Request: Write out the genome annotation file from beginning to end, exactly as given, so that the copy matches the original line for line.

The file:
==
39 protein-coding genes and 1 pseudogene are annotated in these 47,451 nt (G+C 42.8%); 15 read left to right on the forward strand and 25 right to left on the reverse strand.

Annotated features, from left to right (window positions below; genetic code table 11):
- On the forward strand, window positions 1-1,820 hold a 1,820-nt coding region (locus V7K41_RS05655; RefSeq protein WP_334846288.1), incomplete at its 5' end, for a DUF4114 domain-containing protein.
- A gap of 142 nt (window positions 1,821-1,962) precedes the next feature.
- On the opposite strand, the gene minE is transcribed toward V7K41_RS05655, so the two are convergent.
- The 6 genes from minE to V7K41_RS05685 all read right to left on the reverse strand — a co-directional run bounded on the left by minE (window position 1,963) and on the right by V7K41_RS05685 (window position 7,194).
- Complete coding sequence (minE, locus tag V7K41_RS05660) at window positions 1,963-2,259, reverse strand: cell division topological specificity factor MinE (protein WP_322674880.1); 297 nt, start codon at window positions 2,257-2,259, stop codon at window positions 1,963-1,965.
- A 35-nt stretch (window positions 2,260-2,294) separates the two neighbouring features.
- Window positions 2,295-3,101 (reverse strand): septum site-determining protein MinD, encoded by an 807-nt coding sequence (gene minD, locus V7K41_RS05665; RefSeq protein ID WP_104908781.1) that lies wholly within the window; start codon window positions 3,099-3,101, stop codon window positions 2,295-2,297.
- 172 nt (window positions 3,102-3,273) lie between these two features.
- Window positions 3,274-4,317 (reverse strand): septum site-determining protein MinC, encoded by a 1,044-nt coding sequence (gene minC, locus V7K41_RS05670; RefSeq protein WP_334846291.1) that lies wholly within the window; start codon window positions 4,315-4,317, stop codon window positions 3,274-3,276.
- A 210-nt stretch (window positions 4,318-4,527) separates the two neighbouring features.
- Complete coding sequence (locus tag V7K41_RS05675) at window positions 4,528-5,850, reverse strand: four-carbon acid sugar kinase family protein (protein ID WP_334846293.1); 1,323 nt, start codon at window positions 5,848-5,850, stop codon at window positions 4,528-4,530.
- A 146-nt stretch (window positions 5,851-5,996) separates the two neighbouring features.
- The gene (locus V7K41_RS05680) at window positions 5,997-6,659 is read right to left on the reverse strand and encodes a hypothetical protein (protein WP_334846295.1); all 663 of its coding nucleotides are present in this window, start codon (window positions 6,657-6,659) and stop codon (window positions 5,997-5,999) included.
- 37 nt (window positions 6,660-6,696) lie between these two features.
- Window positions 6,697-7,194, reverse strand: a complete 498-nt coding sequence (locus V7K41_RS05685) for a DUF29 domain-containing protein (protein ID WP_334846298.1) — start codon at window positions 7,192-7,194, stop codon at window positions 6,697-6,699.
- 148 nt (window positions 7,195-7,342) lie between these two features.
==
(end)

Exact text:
39 protein-coding genes and 1 pseudogene are annotated in these 47,451 nt (G+C 42.8%); 15 read left to right on the forward strand and 25 right to left on the reverse strand.

Annotated features, from left to right (window positions below; genetic code table 11):
- On the forward strand, window positions 1-1,820 hold a 1,820-nt coding region (locus V7K41_RS05655; RefSeq protein WP_334846288.1), incomplete at its 5' end, for a DUF4114 domain-containing protein.
- A gap of 142 nt (window positions 1,821-1,962) precedes the next feature.
- On the opposite strand, the gene minE is transcribed toward V7K41_RS05655, so the two are convergent.
- The 6 genes from minE to V7K41_RS05685 all read right to left on the reverse strand — a co-directional run bounded on the left by minE (window position 1,963) and on the right by V7K41_RS05685 (window position 7,194).
- Complete coding sequence (minE, locus tag V7K41_RS05660) at window positions 1,963-2,259, reverse strand: cell division topological specificity factor MinE (protein WP_322674880.1); 297 nt, start codon at window positions 2,257-2,259, stop codon at window positions 1,963-1,965.
- A 35-nt stretch (window positions 2,260-2,294) separates the two neighbouring features.
- Window positions 2,295-3,101 (reverse strand): septum site-determining protein MinD, encoded by an 807-nt coding sequence (gene minD, locus V7K41_RS05665; RefSeq protein ID WP_104908781.1) that lies wholly within the window; start codon window positions 3,099-3,101, stop codon window positions 2,295-2,297.
- 172 nt (window positions 3,102-3,273) lie between these two features.
- Window positions 3,274-4,317 (reverse strand): septum site-determining protein MinC, encoded by a 1,044-nt coding sequence (gene minC, locus V7K41_RS05670; RefSeq protein WP_334846291.1) that lies wholly within the window; start codon window positions 4,315-4,317, stop codon window positions 3,274-3,276.
- A 210-nt stretch (window positions 4,318-4,527) separates the two neighbouring features.
- Complete coding sequence (locus tag V7K41_RS05675) at window positions 4,528-5,850, reverse strand: four-carbon acid sugar kinase family protein (protein ID WP_334846293.1); 1,323 nt, start codon at window positions 5,848-5,850, stop codon at window positions 4,528-4,530.
- A 146-nt stretch (window positions 5,851-5,996) separates the two neighbouring features.
- The gene (locus V7K41_RS05680) at window positions 5,997-6,659 is read right to left on the reverse strand and encodes a hypothetical protein (protein WP_334846295.1); all 663 of its coding nucleotides are present in this window, start codon (window positions 6,657-6,659) and stop codon (window positions 5,997-5,999) included.
- 37 nt (window positions 6,660-6,696) lie between these two features.
- Window positions 6,697-7,194, reverse strand: a complete 498-nt coding sequence (locus V7K41_RS05685) for a DUF29 domain-containing protein (protein ID WP_334846298.1) — start codon at window positions 7,192-7,194, stop codon at window positions 6,697-6,699.
- 148 nt (window positions 7,195-7,342) lie between these two features.